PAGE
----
There s a lot of hype, true, but not entirely for bad reasons. When we used to encourage organizations and businesses to use open source software, we would get egg thrown on the face, this scenario is no different. Let’s avoid throwing out the baby with its bath water. Many organizations are yet to fully embrace open data, lets not throw a hissy fit each time data requests are denied, I have been in this town long enough to know Rome wasn’t built in a day, in fact one of the greatest philosophers to ever walk on the face of this planet [Socrates] gave a stinging rebuke of Plato s invention of writing, dismissing it as something that will create forgetfulness and served no purpose in the learning process. If the great Socrates can get a few things wrong, what of we, mere mortals.

      • Cavin Mugarura says:

        On the upp side, i think the hype is good, it’s better than no hype, if you come to think of it. If Open Source Software had got the same hype 15 – 20 years ago, a lot of needles would have moved

  2. Matt Crum says:

    Good piece!

    If I had to make a guess, I think the greatest impact potential blockchain projects can make will be around censorship resistance and resilience and currency. This probably won’t come from bigger organizations directly. KYC (know-your-customer) and AML (anti-money laundering) regulations are major causes for not allowing technical services to the poor and vulnerable. This has artificially created barriers now for all those without proper identification, and for what? To add a few inconveniences to terrorist organizations, etc to move their money around? There’s a reason why most money from cartels, terrorist groups, etc, don’t use blockchain technology, and it’s because their systems working through the traditional laundering processes work just fine. The World Bank is estimating that remittances get more than three times the money to developing countries than aid does, and I’d guess a *lot more* would be going if it were easier from a regulatory side, and then blockchain would play in a role in terms of making these transactions interoperable, cheaper, and faster. Since almost everyone is having to work through this KYC and AML process, the price per transaction goes up dramatically.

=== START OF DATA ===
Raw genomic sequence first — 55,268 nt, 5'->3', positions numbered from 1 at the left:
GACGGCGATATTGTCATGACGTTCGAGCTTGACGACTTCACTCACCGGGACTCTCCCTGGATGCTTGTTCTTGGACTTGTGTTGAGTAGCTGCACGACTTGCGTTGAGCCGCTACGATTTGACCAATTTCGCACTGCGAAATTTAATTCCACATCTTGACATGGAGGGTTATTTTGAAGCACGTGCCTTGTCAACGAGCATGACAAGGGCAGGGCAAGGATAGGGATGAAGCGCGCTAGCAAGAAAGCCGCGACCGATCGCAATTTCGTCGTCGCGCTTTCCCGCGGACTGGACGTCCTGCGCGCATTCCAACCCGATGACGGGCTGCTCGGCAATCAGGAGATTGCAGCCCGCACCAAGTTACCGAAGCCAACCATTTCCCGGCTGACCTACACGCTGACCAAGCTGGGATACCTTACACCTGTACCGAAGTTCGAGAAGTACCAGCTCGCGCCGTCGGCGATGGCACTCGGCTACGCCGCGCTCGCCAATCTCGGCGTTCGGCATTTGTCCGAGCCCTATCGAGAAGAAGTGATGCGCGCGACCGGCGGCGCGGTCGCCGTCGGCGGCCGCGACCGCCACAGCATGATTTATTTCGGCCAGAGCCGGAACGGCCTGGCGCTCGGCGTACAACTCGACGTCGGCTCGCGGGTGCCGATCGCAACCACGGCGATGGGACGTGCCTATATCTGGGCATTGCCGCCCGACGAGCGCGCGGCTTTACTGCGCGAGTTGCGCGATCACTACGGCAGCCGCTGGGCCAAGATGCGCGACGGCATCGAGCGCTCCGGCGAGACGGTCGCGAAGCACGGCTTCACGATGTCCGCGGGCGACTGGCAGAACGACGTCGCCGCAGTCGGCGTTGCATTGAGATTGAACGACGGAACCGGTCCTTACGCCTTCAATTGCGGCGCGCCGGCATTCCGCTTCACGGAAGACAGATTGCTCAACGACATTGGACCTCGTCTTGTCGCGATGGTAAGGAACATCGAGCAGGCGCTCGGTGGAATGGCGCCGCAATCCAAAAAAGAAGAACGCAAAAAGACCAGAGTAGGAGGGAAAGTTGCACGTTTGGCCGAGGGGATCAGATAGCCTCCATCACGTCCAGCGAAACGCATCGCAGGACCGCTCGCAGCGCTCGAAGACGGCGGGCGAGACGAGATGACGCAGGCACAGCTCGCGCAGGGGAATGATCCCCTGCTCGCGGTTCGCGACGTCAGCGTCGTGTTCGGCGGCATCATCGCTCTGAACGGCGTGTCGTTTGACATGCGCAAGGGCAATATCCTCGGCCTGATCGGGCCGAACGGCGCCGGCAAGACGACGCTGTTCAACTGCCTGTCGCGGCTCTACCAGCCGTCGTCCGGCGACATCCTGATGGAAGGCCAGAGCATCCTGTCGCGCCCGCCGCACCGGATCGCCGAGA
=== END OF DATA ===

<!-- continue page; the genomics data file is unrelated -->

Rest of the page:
The other aspect where there seems to be great promise is the idea of being able to own your own data, which has also been given a lot of hype but not yet has come to fruition.

    When NGOs and governments look at blockchain, I don’t think they quite get the ethos: to balance the power. To do this, this *typically* means NGOs and/or governments will be actually having to give up some of their power and choice to give those who are in developing communities choice and power, and a bit of a conflict arises.

    I could be wrong, however. Maybe the biggest impacts will come by becoming or providing an alternative to the backbone of our current banking system to reduce fees and have faster transactions while keeping KYC and AML that many of the more successful projects are doing now (and props to those projects! I think they are definitely still providing value).

  3. John says:

    My name is John Burg and as one of the three authors of the MERL Tech blog about blockchain and learning agendas (link pasted at the bottom of this comment). I am greatly dismayed that our message has been drastically distorted across digital media. For example, this is not the original title of our blog.

    Our purpose was to share one of several approaches to mitigating knowledge gaps during the design phase of development efforts, specifically related to monitoring and evaluation, which was technology neutral. It just so happens that interest in blockchain among our peers pointed us to look at that particular technology. We did not debunk anything, nor was our goal to debunk anything. And, this blog is not affiliated to any organization, this simply recounted our experiences as we sought to learn more and share our learning, in our personal time.

    I would encourage everyone to go read the entire blog for themselves, including the string of comments where I have attempted to set the record straight on the purpose and message of the blog.

    Thank you,
    John

    http://merltech.org/blockchain-for-international-development-using-a-learning-agenda-to-address-knowledge-gaps/

  4. nick gogerty says:

    http://www.solarcoin.org is working as a reward. The impact from the project has been small, but is measurable. 12m SolarCoin have been distributed. In the coming weeks, SolarCoin will roll out to the world’s largest solar energy monitoring platform. We hope for meaningful impact in the next 2-3 years as our goal is to be in front of 20-35% of global solar energy. Our research thesis is here: https://papers.ssrn.com/sol3/papers.cfm?abstract_id=3281845

  5. Salome Stauble says:

    Dear Wayan,

    Shouldn’t the title be called: 43 Projects and Zero Impact Measured…? Could you prove your “no impact”-statement in the title, please? I can’t read any of it in your article.

    Lack of lessons shared…? That seems to be the problem of the non-profit sector with every innovation.
    In the ICT environment, it is business developers and sales that bring innovations through the birth canal, not statisticians or MERL professionals.
    Perhaps the problem lies more in the inexperience of the nonprofit-sector in dealing with innovation?

    best,
    Salome

    • Wayan Vota says:

      I believe the whole post proves the title. Multiple people (not just MERL practitioners) went looking for blockchain impact – any demonstrated impact – and found none.